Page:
Interview with Patrick Peter for the 30th running of the Tour Auto

The 30th Tour Auto Optic 2000 should be just about to be finishing! But good news, it has been postponed and will now take place between 30th August and 4th September. Peter Auto’s social networks have been celebrating the week during which the event should have been held with a #TourAutoReco that helps viewers discover the towns and circuits that will be visited by the 2021 rally. This also gives Patrick Peter an opportunity to answer a few questions that are frequently asked on social media.

What memories do you have of the first event run in 1992?

Patrick Peter: To be quite honest with you we didn’t know if it would be a one-shot or if it would last for 30 years!  But as things turned out everything gelled very quickly. I think we were the first ones to mix competition and regularity categories. Indeed, this enabled many collectors who weren’t used to racing to come and take part without being frightened off by the presence of 40 hotly-competitive crews on the starting line! At the beginning there were around 60 % in regularity and 40 % in competition. And then gradually this proportion was reversed. Of course, everything was a lot smaller than now. We had around a hundred cars compared to 230 today. But the quality of the field was always top notch with first-class cars and big names like Jean-Pierre Beltoise and Stéphane Collaro. The rest is better to be forgotten! I think we would be classified as amateurs if we would organise a Tour Auto today like we did 30 years ago. We had to cancel a fair number of special stages as we hadn’t taken the right administrative steps!

What advice would you give to somebody who wants to take part in the Tour Auto Optic 2000, but who doesn’t have a car yet?

First of all, contact us! It’s always very annoying and embarrassing to get a call from someone who tells us he’s just bought a car to do the Tour Auto Optic 2000, and have to answer that it’s not eligible. It’s a good idea not to go for a car that has been entered by too many people as having 25 identical models doesn’t hold much interest for the spectators. We try to offer as much diversity as possible. And there are always unusual cars at pretty reasonable prices.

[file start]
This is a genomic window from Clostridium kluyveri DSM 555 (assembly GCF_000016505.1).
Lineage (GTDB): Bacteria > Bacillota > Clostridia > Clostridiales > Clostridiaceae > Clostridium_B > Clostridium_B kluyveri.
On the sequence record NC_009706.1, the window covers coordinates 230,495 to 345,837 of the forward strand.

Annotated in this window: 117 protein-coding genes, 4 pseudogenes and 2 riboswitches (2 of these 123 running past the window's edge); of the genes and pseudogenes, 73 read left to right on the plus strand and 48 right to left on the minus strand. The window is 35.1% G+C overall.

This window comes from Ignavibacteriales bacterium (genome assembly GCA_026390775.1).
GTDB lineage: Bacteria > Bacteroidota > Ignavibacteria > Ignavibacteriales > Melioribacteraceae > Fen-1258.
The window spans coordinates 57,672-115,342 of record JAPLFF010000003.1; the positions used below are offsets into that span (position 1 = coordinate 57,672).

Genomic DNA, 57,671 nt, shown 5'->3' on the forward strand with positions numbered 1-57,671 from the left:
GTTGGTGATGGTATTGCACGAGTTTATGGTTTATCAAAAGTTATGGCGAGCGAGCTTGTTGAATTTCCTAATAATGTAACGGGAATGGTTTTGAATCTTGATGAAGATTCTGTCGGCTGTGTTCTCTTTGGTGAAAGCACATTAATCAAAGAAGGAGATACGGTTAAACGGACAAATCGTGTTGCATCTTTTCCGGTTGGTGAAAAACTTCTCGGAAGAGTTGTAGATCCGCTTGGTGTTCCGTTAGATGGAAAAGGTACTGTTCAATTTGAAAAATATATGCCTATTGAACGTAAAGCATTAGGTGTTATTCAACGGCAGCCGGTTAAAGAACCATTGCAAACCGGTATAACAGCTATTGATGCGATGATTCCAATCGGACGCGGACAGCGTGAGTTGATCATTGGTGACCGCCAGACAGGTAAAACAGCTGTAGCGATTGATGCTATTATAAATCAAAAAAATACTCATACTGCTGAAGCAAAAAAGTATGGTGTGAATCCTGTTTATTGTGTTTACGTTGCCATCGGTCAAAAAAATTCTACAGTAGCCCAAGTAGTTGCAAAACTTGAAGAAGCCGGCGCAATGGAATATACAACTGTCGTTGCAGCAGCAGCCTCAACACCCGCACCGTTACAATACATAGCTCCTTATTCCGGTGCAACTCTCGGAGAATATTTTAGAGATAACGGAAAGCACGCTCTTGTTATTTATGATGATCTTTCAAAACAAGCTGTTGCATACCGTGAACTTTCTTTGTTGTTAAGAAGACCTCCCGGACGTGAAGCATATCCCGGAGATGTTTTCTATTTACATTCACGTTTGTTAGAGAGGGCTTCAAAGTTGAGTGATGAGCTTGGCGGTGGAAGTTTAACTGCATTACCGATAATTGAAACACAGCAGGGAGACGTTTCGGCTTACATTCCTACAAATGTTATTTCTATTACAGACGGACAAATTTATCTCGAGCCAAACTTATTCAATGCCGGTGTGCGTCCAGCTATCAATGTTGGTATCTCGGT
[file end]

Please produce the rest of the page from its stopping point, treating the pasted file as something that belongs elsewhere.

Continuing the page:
Why are certain regions of France less visited than others by the Tour Auto Optic 2000? even though the route is renewed every year.

It’s a challenging equation. We have to find towns big enough to provide 700 hotel rooms. We need circuits and special stages so, it’s obvious that some regions are more suitable for rallies than others. Personally, I love Brittany where I spend more than 50 % of my time, but it’s true that it’s not the most car-oriented region in the country. When we go to the Ardèche, for example, there’s a much stronger tradition. This being said, we went to Brittany in 2019 and everybody thought it was absolutely wonderful!

How’s the 30th event shaping up?

It’s looking good. For over one year now, events have been postponed or cancelled and we can feel that there’s a real urge among collectors and drivers to get out there and start racing again. We’ve received a lot of entries; so numerous countries will be well represented. Obviously, we’re still a bit worried about competitors from South American countries. I just hope that conditions will allow them to travel. We’re still confident. One of the novelties will be the day when the cars will be on display at the Grand Palais Éphémère, a lovely spot. The Champ de Mars is a marvelous place and furthermore, the Eiffel Tower is a symbolic monument as for a long time the Tour Auto started from the facing Trocadéro Fountains.

Will the Tour Auto Optic 2000 still exist in 30 years? 

The Tour Auto is a non-stop procession of spectators along the roadsides. We see teachers who line up their classes in front of the schools and who cheer on the rally as it passes by. People love cars because they’re a means of transport and in particular, they love the older machines as they revive a host of memories. New laws are foreseen to limit pollution in towns and it’s a good thing, but historic cars represent nothing as they are driven very little. The FFVE* is doing a remarkable job and there are many elected officials in all the regions of France who are particularly sensitive to the patrimonial aspect of these cars; they also perfectly understand that their responsibility in terms of pollution is so infinitesimal that it would be ridiculous to block them. So yes, I’m pretty optimistic that the Tour Auto Optic 2000 will still exist in 30 years!

*FFVE: Fédération Française des Véhicules d’Époque (French Federation for classic cars)